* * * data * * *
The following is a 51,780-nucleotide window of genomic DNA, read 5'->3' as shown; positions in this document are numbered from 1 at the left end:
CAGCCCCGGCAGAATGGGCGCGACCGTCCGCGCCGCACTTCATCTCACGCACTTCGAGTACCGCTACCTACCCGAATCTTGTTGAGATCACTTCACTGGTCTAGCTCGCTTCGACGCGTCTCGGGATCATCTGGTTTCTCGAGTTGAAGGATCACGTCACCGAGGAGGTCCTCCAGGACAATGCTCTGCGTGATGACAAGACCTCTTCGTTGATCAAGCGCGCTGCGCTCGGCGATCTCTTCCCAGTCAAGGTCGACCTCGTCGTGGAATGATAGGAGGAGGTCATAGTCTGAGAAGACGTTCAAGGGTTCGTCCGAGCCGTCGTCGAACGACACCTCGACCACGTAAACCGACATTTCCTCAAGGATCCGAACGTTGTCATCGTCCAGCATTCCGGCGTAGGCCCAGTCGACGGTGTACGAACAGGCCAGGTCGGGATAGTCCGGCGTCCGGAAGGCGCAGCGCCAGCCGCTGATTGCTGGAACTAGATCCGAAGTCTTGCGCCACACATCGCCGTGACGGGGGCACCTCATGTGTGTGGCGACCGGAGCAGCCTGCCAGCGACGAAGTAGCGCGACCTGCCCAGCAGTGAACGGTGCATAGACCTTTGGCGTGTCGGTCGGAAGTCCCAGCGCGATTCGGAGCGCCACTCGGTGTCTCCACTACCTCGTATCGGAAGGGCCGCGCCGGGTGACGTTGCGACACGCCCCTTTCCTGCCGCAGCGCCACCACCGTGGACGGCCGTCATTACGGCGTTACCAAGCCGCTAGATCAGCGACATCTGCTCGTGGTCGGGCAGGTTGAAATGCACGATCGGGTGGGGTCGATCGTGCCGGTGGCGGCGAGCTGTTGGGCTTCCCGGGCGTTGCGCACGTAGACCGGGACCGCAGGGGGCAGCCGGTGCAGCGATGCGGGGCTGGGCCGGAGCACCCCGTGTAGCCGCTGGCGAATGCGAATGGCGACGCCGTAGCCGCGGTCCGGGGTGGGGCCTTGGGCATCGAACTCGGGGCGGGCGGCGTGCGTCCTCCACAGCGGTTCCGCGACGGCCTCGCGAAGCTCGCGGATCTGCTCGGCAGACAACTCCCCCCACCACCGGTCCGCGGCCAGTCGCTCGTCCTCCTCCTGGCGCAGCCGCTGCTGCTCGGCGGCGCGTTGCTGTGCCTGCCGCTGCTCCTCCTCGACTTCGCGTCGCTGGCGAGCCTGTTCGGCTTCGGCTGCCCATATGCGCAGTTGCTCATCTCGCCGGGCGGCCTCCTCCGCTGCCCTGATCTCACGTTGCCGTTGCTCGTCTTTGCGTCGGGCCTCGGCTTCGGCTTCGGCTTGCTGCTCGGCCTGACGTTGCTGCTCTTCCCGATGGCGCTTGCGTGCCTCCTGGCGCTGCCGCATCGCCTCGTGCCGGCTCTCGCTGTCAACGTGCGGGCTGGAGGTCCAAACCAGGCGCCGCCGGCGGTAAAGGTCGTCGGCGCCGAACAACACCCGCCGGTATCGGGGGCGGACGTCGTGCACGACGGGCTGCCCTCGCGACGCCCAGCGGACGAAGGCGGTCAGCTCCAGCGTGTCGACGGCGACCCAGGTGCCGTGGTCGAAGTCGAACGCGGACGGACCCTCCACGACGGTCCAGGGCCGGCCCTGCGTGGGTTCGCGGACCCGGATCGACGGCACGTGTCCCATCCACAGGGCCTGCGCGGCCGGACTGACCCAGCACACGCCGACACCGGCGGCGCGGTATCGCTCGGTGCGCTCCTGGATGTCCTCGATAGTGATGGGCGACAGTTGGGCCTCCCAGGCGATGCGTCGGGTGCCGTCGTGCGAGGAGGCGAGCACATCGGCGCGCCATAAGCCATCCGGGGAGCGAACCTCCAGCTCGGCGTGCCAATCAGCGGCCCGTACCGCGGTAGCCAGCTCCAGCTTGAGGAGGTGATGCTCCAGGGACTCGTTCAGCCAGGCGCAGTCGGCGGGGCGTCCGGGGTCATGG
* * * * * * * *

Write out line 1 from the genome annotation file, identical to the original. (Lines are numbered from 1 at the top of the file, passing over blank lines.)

The following is a 51,780-nucleotide window of genomic DNA, read 5'->3' as shown; positions in this document are numbered from 1 at the left end: